Online gaming operators pitch toys of simplicity

07:58, July 14, 2010      

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Tencent Holdings Ltd and Shanda Games Ltd, China's two biggest online game operators, are pitching the joys of simplicity.

Sales of games that can be played with just a Web browser and do not require specialized software are growing three times faster than traditional multiplayer role-playing titles in China because they appeal to a broader audience, said Eric Wen, head of Internet research at Mirae Asset Securities Co in Hong Kong.

Tencent's "QQ Farm," in which players grow pumpkins and radishes that can be sold or stolen, attracts 10 million users a day in the world's largest Internet market, according to Wen. Tencent, Asia's largest Internet company by market value, needs to find new customers to help reverse an 18 percent drop in its shares so far this year.

"Chinese online game companies need to diversify into other genres so that they can reduce the impact from the slowing growth in the market this year," said Don See, who covers Chinese Internet companies as an analyst at Standard Chartered Plc in Singapore. "One of the key genres is social networking games."

Wang Lei, a 22-year-old logistics management student in Hebei province, is a fan of QQ Farm. He used to slay monsters and goblins across the mazes of Inc's "Westward Journey Online" for two hours a day. Under pressure from his studies, he now tends his virtual farm instead.

Time to play

"I don't have much time to play," said Wang.

Sales growth for Internet games in China will probably slow to 29 percent in 2010 to 32.9 billion yuan ($4.9 billion) in 2010, according to Roth Capital Partners LLC. Shenzhen-based Tencent, whose most popular title mimics Zynga Game Network Inc's "FarmVille" on Facebook Inc, can market games to about 570 million users of its QQ instant instant-messaging service.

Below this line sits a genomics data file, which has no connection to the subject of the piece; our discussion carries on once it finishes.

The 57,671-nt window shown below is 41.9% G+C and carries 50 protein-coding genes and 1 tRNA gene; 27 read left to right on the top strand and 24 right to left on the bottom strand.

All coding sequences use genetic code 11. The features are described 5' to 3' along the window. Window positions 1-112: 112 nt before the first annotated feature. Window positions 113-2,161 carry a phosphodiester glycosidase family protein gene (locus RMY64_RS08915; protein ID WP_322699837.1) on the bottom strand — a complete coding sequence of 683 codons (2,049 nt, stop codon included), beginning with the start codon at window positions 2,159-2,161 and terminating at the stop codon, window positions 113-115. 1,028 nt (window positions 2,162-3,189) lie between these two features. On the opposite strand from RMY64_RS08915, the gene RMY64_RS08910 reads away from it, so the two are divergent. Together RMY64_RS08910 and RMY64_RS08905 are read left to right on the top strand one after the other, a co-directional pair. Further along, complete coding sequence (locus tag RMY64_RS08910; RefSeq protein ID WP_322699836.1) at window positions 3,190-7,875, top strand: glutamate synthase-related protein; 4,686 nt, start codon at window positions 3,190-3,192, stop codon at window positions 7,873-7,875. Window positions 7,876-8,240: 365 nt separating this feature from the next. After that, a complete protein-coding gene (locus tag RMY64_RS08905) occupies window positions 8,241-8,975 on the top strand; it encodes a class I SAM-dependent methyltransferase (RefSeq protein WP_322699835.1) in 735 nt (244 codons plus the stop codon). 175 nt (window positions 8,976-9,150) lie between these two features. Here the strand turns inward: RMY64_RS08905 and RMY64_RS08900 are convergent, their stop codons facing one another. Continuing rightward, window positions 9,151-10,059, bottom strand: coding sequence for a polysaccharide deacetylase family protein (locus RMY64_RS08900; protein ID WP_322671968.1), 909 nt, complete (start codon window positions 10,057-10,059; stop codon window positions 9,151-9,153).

"Tencent has a community platform, where they can add entertainment and content," says Sylvie Sejournet, a fund manager at Pictet Asset Management in Geneva, which manages about $120 billion in assets, including Tencent shares. "Tencent may become like the Facebook of Asia."

Tencent will seek to maintain a mix of games of a casual nature and more intense role-playing ones, it said in an e-mail. Shanda agreed to buy US-based Mochi Media Inc, a move that the Shanghai-based operator said would enable it to offer a wider range of titles. Beijing-based NetEase will remain focused on multiplayer role-playing titles because simpler games are more difficult to generate sales from, spokeswoman Li Jia said.

'Farm' spinoffs

Shares of Tencent, Shanda and NetEase have fallen this year amid concern over slowing growth. Tencent's stock has dropped 18 percent in Hong Kong and Shanda's ADRs have plunged 41 percent on the Nasdaq. NetEase's ADR's have fallen 11 percent.

Tightening government regulations, shorter lifecycles for games and higher wages may continue to weigh on growth, Adam Krejcik, a Newport Beach, California-based analyst at Roth Capital, wrote in a May 25 report.

The popularity of games such as "QQ Farm" and spinoffs may not suffice to keep China's online games industry from slowing because they usually generate lower average customer spending than role-playing titles, said Zhao Xufeng, an analyst at research firm iResearch.

Source: China Daily/Bloomberg News


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